Senior Center supporters make case with city for building needs
About 10 supporters of Quincy Senior Center went to the city of Quincy to bring the city’s attention to numerous structural needs of the center at 522 F St. SE.
Mark Owens, president of the board of the Senior Center, presented their case at the city of Quincy’s Public Works Committee on July 11. City Council members on the committee and attending that day were Luke Garrison, Andrew Royer and Josey Ferguson. City Engineer Ariel Belino led the meeting.
Owens had a long list of structural issues to talk about.
“These are things that have been plaguing the Senior Center for 10 years,” Owens said.
He directed attendees to photos on 35 pages he had provided, each page with one or more photos showing a point of decay, safety risk or other concern, such as access.
The first idea he presented was to move the bus stop east a bit to be safer. The buses that stop out front of the center cannot move entirely out of the lane of traffic, and the buses block views for driv-ers and pedestrians at the intersection. The intersection becomes dangerous for pedestrians when a bus is at the stop.
Owens said people with the Senior Center have been asking for years for lines to be painted in the parking lot to direct drivers where to park and not to park.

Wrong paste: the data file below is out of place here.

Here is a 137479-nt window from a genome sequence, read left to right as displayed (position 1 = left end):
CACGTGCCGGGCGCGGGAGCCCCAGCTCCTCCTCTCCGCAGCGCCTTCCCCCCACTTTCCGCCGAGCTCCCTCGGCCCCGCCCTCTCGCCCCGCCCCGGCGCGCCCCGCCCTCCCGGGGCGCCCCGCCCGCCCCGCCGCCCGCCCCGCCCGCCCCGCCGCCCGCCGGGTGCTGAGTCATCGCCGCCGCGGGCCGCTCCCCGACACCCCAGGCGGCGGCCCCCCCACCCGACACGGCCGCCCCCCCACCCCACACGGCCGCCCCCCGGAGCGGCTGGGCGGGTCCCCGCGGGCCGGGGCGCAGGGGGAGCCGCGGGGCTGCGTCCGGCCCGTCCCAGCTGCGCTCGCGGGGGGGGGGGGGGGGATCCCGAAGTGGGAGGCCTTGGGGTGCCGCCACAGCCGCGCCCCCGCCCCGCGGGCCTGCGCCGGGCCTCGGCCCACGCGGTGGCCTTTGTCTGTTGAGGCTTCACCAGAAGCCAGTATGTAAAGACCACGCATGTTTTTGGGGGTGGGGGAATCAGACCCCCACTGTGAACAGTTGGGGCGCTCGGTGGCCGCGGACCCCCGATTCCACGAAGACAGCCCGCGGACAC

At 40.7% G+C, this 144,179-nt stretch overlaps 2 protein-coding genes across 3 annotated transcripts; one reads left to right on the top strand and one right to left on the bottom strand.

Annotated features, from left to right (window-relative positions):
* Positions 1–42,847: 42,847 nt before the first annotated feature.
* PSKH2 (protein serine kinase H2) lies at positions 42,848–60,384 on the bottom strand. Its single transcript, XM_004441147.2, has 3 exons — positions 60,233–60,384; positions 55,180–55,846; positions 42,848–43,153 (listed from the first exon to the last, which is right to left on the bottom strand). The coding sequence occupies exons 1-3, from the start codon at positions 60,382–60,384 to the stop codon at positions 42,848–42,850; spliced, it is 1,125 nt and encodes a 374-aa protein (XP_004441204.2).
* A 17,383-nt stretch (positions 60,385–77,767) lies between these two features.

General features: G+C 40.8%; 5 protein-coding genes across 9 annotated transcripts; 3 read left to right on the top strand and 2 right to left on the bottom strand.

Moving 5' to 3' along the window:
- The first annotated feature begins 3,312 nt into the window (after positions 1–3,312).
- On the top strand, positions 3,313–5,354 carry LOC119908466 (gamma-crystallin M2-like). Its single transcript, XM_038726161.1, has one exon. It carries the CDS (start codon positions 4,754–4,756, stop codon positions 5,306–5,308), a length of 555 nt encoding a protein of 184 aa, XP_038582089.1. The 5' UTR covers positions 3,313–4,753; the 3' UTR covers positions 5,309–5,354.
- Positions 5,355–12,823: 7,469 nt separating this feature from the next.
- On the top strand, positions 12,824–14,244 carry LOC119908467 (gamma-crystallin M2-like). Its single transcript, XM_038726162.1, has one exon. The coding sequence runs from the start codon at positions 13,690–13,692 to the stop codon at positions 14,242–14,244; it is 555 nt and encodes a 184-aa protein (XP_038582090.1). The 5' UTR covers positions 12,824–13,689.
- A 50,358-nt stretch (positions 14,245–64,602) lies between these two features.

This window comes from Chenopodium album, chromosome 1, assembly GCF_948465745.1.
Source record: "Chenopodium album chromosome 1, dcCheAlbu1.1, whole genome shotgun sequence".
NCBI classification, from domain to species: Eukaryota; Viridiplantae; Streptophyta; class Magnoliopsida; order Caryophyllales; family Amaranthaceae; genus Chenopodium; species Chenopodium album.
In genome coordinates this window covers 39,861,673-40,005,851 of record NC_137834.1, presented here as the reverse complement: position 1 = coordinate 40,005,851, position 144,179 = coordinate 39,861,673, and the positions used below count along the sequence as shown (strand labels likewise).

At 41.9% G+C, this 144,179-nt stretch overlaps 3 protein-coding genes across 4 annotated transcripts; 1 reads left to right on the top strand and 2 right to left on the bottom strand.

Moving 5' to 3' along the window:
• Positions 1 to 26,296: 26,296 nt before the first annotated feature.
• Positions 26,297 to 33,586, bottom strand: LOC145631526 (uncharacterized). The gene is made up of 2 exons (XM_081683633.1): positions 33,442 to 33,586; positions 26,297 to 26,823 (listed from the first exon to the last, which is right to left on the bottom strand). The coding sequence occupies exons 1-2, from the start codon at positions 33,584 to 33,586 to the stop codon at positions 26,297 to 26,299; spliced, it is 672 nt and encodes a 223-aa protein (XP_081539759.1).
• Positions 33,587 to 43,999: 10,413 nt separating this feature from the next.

Many of the photos of the exterior of the building showed what Owens termed wood rot and mold. In places, asphalt, concrete and stucco are crumbling.
Several at the meeting stated that the city is responsible for the building and its upkeep. Belino said the building was remodeled in 2012 at a cost to the city of more than $100,000.
Belino said he would bring the matter before the City Council in the fall at a budgeting retreat, when decisions about city projects and purchases for 2020 would be made.
The Senior Center is run by a board, not by the city. Quincy city government provides the Senior Center a monthly stipend of $4,500, city officials said.
For 2019, the city had budgeted $50,000 for the Senior Center facility, besides the stipend. City officials at the meeting stated that the city still has $49,000 of the budgeted sum remaining.
Garrison, looking at the photos Owens provided, remarked that repairs would cost a lot more than $100,000. That triggered some talk of getting a new building altogether, rather than spend more on repairs of the current center.
Owens emphasized the need to address safety issues first: asphalt and the bus stop.
With other matters also on the agenda, no plan for repairs was made at the July 11 meeting.
By Dave Burgess, email@example.com